A surprise: Was expelled from the elite Clongowes Wood secondary boarding school for partying and drinking, much to the anger of his parents. Specialised in human rights as an MEP.

Soundbite winner: “Whatever ministry I have, whether it’s defence, whether it’s marine, whether it’s agriculture, I’ve tried to make as big a mark as I can in taking on some big challenges and trying to overcome them. I’ve got some very big challenges at the moment to take on and overcome, and there’s a lot of people relying on me to do it,” in December 2016 on facing up to challenge of being the Housing Minister.

Soundbite gaffe: On March 1, 2016, he “dropped the ball” by suggesting abolition of Irish Water could be part of Fine Gael-Fianna Fáil government-making talks. “We need to take on board within reason, what they are looking for,” he said on RTÉ.

Unique Selling Point: Total commitment to policy achievements in whatever job he takes on.

Politician, living or dead, he most admires: Aung San Suu Kyi.

Stated hobbies: Sailing, rugby, GAA and following all sports.

Coveney’s policies

TAXATION: He would change Fine Gael’s current stance on scrapping USC. Also wants to raise bands so workers don’t hit the 40pc rate at €33,800.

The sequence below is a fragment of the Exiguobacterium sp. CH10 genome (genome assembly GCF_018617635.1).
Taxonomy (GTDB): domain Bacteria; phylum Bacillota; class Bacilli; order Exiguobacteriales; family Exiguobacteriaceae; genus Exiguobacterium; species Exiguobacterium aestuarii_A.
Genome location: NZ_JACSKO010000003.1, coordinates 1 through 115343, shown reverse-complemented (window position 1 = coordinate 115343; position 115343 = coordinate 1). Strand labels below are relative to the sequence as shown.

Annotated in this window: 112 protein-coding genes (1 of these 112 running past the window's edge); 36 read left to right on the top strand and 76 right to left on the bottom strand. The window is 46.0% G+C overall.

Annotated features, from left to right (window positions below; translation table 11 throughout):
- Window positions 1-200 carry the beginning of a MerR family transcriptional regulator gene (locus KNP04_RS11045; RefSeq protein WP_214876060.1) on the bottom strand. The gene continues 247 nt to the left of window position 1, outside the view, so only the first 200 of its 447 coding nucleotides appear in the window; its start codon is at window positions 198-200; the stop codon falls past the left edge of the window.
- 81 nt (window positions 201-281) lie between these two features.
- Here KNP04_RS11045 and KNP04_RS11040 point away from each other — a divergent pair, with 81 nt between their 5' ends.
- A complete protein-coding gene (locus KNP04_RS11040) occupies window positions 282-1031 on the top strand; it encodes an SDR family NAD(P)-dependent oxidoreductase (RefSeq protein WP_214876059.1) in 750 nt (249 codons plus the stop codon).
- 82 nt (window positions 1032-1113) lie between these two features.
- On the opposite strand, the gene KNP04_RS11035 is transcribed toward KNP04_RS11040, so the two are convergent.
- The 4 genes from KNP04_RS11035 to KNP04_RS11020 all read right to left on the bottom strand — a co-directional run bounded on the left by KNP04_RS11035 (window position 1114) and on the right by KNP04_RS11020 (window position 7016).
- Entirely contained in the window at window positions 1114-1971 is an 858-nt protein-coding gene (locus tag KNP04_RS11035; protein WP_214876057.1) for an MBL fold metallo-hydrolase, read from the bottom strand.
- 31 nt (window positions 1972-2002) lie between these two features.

INFRASTRUCTURE: A long-term strategic infrastructure plan as part of ‘Ireland 2040’. Ring-fence up to €20bn for infrastructure, mostly focused on transport.

BREXIT: With his experience as an MEP and agriculture minister, says he is best-placed to represent Ireland in talks.

HOUSING: Sticking to his ‘Rebuilding Ireland’ plan. Has committed more than 20,000 new homes a year being built.

INDUSTRIAL RELATIONS: From a policy point of view, says he agrees with Varadkar.

ABORTION: The Citizens’ Assembly recommendations go “too far” but the current laws need to be changed to recognise crisis pregnancies.

EDUCATION: ‘Action Plan for Education’ and produce specific annual targets.